Focusing on conversions means you need to track two things:
- How much you are spending to convert customers.
- How you can optimize the process of converting customers.
Determine the cost of customer conversion
An entire article can be written on determining these costs of converting customers, but let me boil it down to four steps.
1. Revenue goals:
Define your business objective for the year. To keep this very simple, let’s say your team’s goal is to generate $1 million in new sales.
Identify the number of new customers you need to meet your goal. To accomplish this, you need to determine the average revenue generated by your typical customer. In this example, let’s say that is $5,000. Divide revenue ($1M) by your average customer ($5K) and you get two hundred. This means you need to close 200 new customers to make your revenue goal.
3. Conversion ratios:
How many leads does it take you to close one customer? If you close one new customer out of every 10 leads, your conversion ratio is 10 percent. This means you will need 2,000 new leads (calls, walk-ins, online registrations or completed lead form) to get 200 new customers.
4. Cost per lead:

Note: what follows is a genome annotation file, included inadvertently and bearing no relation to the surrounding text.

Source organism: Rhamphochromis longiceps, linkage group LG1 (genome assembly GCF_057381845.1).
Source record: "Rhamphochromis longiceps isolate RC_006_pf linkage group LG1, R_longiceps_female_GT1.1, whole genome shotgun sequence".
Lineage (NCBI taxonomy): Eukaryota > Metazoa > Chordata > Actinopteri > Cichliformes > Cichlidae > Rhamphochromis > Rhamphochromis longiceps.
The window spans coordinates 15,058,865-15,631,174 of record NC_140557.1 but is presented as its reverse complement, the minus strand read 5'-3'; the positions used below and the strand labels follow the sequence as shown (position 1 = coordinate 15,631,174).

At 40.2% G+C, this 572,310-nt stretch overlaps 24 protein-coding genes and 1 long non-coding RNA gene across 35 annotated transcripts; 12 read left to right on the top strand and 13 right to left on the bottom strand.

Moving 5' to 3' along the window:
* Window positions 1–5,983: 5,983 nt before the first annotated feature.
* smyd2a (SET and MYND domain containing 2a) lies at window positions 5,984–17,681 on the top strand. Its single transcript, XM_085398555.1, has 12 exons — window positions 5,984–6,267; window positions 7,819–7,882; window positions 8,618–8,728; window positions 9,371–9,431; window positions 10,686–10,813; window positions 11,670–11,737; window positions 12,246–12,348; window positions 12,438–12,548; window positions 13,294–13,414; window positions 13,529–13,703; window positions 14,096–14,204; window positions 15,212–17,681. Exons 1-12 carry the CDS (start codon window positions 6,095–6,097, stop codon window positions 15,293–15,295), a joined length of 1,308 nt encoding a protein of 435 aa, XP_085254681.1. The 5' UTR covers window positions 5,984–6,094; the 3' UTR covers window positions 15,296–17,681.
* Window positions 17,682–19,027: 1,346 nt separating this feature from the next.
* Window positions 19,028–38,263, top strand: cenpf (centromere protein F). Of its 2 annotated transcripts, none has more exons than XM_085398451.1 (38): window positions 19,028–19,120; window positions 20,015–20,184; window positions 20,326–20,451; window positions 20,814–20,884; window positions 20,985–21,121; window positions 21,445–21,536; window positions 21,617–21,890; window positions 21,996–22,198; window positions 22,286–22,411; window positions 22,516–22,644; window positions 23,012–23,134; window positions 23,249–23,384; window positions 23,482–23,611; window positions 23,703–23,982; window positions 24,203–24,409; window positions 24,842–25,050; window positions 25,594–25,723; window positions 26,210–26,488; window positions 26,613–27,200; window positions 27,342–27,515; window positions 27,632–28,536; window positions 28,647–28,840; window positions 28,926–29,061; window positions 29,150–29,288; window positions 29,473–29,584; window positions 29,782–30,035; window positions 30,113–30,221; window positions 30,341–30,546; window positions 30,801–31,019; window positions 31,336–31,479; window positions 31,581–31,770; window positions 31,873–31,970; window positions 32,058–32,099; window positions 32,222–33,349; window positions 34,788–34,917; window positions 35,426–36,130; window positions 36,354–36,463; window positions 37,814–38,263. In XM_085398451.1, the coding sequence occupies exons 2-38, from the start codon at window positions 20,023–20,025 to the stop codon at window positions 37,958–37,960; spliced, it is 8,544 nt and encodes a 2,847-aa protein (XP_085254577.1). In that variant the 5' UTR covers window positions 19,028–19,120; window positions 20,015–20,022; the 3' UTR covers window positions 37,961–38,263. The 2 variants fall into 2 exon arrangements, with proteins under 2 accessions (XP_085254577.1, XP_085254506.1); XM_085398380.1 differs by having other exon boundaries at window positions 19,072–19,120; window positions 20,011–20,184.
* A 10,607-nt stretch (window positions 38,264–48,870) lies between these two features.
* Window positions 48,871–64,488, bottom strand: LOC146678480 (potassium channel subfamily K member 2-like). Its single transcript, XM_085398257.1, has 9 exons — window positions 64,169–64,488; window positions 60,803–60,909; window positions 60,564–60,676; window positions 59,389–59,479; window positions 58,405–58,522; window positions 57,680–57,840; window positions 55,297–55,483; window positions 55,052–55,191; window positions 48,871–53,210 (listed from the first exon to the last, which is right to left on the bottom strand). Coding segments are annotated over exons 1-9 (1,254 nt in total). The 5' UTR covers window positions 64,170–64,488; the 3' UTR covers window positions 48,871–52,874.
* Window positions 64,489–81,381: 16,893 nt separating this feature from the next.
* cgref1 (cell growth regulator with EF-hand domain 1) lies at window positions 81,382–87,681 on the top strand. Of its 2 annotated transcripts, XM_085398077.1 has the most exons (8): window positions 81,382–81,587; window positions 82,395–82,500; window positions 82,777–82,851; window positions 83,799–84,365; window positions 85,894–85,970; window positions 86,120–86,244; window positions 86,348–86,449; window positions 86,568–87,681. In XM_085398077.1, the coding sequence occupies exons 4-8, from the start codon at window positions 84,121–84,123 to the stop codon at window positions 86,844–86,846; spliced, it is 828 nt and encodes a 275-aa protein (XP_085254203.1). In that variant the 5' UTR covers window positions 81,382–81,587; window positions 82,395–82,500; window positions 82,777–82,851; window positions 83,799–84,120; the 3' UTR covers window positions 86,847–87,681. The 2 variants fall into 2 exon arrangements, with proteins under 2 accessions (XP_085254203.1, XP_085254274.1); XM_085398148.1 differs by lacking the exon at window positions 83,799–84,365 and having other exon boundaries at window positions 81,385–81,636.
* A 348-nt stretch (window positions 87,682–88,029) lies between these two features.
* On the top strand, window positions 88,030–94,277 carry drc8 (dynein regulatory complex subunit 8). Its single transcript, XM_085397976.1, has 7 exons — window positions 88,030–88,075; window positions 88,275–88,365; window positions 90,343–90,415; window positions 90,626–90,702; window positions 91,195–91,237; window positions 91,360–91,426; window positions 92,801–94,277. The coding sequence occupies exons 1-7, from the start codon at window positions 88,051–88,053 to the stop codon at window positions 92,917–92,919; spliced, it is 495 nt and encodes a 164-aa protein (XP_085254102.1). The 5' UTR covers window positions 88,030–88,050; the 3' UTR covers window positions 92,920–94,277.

Your business plan tells you marketing cannot exceed 10 percent of revenue. Following through on our math, you now know you need to keep your marketing costs below $500 per new client. It takes 10 leads to get a new customer so our cost per lead needs to be $50 or less.
This might seem too simple and too obvious, but how many of you know whether your content marketing is paying off? Are your white papers, your YouTube channel or even your blog cost effective? Are they generating leads at or below your business goal of $50 per lead? A typical response from those who don’t know is “but we do that for branding.” Really? Even though you have the tools to measure all of those channels right to the cost per lead or sale? It is so tempting to brag about likes, views and subscribers, but if you cannot quantify whether they helped achieve your business goal, why measure them?